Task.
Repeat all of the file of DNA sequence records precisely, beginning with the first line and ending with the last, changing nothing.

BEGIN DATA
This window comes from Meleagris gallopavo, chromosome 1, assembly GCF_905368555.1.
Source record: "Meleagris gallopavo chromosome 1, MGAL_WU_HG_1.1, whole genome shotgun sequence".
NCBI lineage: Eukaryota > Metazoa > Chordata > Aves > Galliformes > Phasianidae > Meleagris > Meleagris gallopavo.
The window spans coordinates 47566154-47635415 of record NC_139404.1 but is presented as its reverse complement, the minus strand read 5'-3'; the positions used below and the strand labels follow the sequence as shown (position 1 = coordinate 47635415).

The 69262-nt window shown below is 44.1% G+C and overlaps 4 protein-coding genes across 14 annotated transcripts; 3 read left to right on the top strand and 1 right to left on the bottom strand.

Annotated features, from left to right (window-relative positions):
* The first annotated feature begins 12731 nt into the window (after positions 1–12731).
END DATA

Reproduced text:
This window comes from Meleagris gallopavo, chromosome 1, assembly GCF_905368555.1.
Source record: "Meleagris gallopavo chromosome 1, MGAL_WU_HG_1.1, whole genome shotgun sequence".
NCBI lineage: Eukaryota > Metazoa > Chordata > Aves > Galliformes > Phasianidae > Meleagris > Meleagris gallopavo.
The window spans coordinates 47566154-47635415 of record NC_139404.1 but is presented as its reverse complement, the minus strand read 5'-3'; the positions used below and the strand labels follow the sequence as shown (position 1 = coordinate 47635415).

The 69262-nt window shown below is 44.1% G+C and overlaps 4 protein-coding genes across 14 annotated transcripts; 3 read left to right on the top strand and 1 right to left on the bottom strand.

Annotated features, from left to right (window-relative positions):
* The first annotated feature begins 12731 nt into the window (after positions 1–12731).